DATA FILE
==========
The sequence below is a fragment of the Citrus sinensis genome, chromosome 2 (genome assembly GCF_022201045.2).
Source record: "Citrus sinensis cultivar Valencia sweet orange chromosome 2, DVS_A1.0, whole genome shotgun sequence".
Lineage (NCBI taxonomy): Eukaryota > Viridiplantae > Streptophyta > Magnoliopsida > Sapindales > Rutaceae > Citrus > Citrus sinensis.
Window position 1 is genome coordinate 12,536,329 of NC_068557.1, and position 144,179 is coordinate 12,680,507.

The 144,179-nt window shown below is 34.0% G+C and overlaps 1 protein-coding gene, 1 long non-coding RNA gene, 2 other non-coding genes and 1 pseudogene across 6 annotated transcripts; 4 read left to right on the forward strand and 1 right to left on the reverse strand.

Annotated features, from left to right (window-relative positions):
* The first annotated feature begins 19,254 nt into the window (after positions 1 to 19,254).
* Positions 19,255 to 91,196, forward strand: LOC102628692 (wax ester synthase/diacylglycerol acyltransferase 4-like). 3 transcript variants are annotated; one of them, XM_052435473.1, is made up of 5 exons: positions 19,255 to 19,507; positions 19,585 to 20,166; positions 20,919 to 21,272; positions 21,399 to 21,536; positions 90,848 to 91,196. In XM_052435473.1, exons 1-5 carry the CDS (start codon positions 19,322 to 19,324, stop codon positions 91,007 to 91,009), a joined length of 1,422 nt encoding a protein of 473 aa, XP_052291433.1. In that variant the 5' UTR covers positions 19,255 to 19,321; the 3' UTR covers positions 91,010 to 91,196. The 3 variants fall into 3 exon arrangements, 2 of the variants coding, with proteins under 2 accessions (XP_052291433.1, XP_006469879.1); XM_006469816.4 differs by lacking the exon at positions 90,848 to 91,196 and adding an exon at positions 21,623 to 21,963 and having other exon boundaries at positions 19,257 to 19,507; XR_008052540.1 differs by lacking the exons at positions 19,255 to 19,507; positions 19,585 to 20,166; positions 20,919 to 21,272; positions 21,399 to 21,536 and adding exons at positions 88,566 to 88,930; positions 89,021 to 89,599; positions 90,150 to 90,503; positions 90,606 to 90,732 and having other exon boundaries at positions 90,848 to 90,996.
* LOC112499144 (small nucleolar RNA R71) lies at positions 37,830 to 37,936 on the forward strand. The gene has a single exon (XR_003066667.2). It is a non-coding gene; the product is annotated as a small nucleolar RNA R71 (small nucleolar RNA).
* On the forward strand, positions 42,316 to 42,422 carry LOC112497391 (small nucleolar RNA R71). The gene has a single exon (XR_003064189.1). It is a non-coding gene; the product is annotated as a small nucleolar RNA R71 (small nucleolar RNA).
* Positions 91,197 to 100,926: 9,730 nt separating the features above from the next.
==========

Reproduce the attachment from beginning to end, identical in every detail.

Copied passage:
The sequence below is a fragment of the Citrus sinensis genome, chromosome 2 (genome assembly GCF_022201045.2).
Source record: "Citrus sinensis cultivar Valencia sweet orange chromosome 2, DVS_A1.0, whole genome shotgun sequence".
Lineage (NCBI taxonomy): Eukaryota > Viridiplantae > Streptophyta > Magnoliopsida > Sapindales > Rutaceae > Citrus > Citrus sinensis.
Window position 1 is genome coordinate 12,536,329 of NC_068557.1, and position 144,179 is coordinate 12,680,507.

The 144,179-nt window shown below is 34.0% G+C and overlaps 1 protein-coding gene, 1 long non-coding RNA gene, 2 other non-coding genes and 1 pseudogene across 6 annotated transcripts; 4 read left to right on the forward strand and 1 right to left on the reverse strand.

Annotated features, from left to right (window-relative positions):
* The first annotated feature begins 19,254 nt into the window (after positions 1 to 19,254).
* Positions 19,255 to 91,196, forward strand: LOC102628692 (wax ester synthase/diacylglycerol acyltransferase 4-like). 3 transcript variants are annotated; one of them, XM_052435473.1, is made up of 5 exons: positions 19,255 to 19,507; positions 19,585 to 20,166; positions 20,919 to 21,272; positions 21,399 to 21,536; positions 90,848 to 91,196. In XM_052435473.1, exons 1-5 carry the CDS (start codon positions 19,322 to 19,324, stop codon positions 91,007 to 91,009), a joined length of 1,422 nt encoding a protein of 473 aa, XP_052291433.1. In that variant the 5' UTR covers positions 19,255 to 19,321; the 3' UTR covers positions 91,010 to 91,196. The 3 variants fall into 3 exon arrangements, 2 of the variants coding, with proteins under 2 accessions (XP_052291433.1, XP_006469879.1); XM_006469816.4 differs by lacking the exon at positions 90,848 to 91,196 and adding an exon at positions 21,623 to 21,963 and having other exon boundaries at positions 19,257 to 19,507; XR_008052540.1 differs by lacking the exons at positions 19,255 to 19,507; positions 19,585 to 20,166; positions 20,919 to 21,272; positions 21,399 to 21,536 and adding exons at positions 88,566 to 88,930; positions 89,021 to 89,599; positions 90,150 to 90,503; positions 90,606 to 90,732 and having other exon boundaries at positions 90,848 to 90,996.
* LOC112499144 (small nucleolar RNA R71) lies at positions 37,830 to 37,936 on the forward strand. The gene has a single exon (XR_003066667.2). It is a non-coding gene; the product is annotated as a small nucleolar RNA R71 (small nucleolar RNA).
* On the forward strand, positions 42,316 to 42,422 carry LOC112497391 (small nucleolar RNA R71). The gene has a single exon (XR_003064189.1). It is a non-coding gene; the product is annotated as a small nucleolar RNA R71 (small nucleolar RNA).
* Positions 91,197 to 100,926: 9,730 nt separating the features above from the next.